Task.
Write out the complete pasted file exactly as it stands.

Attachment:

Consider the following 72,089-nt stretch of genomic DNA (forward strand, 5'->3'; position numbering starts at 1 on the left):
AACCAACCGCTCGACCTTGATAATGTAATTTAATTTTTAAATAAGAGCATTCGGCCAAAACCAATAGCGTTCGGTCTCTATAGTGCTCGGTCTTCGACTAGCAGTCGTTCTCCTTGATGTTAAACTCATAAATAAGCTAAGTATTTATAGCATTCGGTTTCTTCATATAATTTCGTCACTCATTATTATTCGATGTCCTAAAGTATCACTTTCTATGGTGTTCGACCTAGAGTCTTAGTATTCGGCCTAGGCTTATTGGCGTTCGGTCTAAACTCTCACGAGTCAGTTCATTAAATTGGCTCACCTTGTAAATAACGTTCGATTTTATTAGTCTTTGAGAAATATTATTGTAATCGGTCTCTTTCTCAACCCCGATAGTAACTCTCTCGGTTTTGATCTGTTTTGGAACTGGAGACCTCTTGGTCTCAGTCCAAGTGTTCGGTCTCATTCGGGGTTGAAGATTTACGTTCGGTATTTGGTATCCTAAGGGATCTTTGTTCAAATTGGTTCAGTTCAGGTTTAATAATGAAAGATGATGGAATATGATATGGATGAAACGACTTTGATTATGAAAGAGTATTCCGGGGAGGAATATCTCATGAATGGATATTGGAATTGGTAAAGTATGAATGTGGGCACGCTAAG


Consider the following 72,089-nt stretch of genomic DNA (forward strand, 5'->3'; position numbering starts at 1 on the left):
AACCAACCGCTCGACCTTGATAATGTAATTTAATTTTTAAATAAGAGCATTCGGCCAAAACCAATAGCGTTCGGTCTCTATAGTGCTCGGTCTTCGACTAGCAGTCGTTCTCCTTGATGTTAAACTCATAAATAAGCTAAGTATTTATAGCATTCGGTTTCTTCATATAATTTCGTCACTCATTATTATTCGATGTCCTAAAGTATCACTTTCTATGGTGTTCGACCTAGAGTCTTAGTATTCGGCCTAGGCTTATTGGCGTTCGGTCTAAACTCTCACGAGTCAGTTCATTAAATTGGCTCACCTTGTAAATAACGTTCGATTTTATTAGTCTTTGAGAAATATTATTGTAATCGGTCTCTTTCTCAACCCCGATAGTAACTCTCTCGGTTTTGATCTGTTTTGGAACTGGAGACCTCTTGGTCTCAGTCCAAGTGTTCGGTCTCATTCGGGGTTGAAGATTTACGTTCGGTATTTGGTATCCTAAGGGATCTTTGTTCAAATTGGTTCAGTTCAGGTTTAATAATGAAAGATGATGGAATATGATATGGATGAAACGACTTTGATTATGAAAGAGTATTCCGGGGAGGAATATCTCATGAATGGATATTGGAATTGGTAAAGTATGAATGTGGGCACGCTAAG